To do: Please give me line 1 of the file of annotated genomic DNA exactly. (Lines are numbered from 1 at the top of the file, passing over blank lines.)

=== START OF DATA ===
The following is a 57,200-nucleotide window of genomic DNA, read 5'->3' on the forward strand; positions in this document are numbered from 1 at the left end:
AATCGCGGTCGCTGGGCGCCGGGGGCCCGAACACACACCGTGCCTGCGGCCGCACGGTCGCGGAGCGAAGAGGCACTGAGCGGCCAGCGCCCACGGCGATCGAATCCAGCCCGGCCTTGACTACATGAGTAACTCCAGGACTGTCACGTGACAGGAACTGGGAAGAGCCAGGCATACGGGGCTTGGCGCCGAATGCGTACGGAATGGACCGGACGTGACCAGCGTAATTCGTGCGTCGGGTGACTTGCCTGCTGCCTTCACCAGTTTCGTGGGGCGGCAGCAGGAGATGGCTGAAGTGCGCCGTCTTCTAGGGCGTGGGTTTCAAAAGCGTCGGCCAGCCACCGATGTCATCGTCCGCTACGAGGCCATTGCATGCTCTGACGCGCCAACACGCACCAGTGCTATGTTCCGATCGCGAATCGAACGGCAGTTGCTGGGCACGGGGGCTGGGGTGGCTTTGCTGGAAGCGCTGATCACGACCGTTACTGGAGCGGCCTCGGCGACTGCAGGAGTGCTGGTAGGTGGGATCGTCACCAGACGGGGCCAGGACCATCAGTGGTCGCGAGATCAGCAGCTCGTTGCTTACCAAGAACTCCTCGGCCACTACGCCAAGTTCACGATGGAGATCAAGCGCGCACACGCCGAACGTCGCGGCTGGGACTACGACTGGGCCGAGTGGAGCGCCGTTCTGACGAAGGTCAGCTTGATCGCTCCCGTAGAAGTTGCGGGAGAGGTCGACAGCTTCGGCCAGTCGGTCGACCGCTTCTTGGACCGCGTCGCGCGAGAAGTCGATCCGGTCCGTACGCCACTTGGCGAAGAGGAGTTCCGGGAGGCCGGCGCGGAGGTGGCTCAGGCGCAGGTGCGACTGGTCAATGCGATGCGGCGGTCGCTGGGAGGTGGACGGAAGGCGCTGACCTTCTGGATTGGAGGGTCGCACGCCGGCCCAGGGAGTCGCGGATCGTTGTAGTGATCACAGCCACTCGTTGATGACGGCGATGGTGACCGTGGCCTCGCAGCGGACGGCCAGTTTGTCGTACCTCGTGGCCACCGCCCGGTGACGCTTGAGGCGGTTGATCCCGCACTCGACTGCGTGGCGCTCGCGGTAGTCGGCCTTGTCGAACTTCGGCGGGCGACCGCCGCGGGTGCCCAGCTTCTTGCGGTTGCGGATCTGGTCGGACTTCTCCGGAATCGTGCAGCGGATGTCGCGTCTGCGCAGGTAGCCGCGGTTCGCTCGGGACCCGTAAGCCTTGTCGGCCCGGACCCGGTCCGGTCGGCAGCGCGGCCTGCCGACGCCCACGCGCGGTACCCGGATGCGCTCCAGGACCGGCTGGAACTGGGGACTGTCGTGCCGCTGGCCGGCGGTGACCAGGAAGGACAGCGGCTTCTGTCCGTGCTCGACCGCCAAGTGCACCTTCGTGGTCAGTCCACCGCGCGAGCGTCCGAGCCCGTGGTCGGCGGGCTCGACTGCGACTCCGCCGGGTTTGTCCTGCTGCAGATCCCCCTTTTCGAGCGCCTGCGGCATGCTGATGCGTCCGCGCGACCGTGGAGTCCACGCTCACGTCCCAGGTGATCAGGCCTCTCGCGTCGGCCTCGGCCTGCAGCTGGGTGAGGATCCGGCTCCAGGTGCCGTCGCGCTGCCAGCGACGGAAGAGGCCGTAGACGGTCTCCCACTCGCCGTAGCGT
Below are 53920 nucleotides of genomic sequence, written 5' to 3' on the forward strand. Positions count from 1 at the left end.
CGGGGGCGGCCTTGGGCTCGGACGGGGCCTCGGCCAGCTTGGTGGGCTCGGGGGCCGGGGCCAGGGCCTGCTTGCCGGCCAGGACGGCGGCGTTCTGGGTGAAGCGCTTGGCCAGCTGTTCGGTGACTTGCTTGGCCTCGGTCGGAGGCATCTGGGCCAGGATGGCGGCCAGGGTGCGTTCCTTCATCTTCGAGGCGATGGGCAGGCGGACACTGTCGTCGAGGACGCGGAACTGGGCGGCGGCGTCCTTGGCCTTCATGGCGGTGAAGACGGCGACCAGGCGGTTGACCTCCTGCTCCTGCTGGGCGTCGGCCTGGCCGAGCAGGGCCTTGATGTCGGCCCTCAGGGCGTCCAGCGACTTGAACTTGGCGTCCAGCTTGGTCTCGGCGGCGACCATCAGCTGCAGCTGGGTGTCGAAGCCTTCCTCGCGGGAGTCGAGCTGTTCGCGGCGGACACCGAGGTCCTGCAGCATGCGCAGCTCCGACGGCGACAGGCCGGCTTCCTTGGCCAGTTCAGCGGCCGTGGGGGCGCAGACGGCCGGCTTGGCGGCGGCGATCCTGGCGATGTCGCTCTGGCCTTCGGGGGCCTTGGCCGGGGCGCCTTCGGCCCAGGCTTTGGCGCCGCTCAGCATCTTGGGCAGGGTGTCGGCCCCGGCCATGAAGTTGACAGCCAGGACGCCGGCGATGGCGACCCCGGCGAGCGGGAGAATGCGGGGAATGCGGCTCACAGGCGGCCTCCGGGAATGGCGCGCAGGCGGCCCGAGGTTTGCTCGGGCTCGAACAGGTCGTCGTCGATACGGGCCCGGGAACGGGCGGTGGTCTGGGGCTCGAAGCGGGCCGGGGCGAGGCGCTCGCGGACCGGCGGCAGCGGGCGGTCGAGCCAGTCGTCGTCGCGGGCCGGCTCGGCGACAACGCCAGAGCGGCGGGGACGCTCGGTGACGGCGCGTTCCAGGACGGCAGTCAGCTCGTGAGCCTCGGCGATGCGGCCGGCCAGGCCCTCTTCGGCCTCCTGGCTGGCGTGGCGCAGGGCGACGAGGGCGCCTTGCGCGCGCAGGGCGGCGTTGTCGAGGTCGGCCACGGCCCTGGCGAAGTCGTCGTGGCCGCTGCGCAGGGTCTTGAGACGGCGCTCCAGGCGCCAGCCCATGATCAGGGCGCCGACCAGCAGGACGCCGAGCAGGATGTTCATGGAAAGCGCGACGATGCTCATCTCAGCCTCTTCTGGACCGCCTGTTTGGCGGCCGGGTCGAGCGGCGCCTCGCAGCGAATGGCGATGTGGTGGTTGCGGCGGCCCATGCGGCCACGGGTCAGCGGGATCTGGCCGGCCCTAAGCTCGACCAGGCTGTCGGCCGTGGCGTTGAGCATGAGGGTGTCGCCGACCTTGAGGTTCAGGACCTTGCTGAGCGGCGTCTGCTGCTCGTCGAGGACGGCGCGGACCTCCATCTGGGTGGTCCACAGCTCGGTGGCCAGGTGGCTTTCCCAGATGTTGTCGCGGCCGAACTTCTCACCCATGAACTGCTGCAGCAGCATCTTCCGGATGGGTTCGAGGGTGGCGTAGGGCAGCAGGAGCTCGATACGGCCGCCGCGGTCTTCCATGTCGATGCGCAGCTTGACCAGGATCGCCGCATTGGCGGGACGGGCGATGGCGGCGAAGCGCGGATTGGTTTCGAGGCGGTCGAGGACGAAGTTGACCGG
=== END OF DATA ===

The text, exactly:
The following is a 57,200-nucleotide window of genomic DNA, read 5'->3' on the forward strand; positions in this document are numbered from 1 at the left end: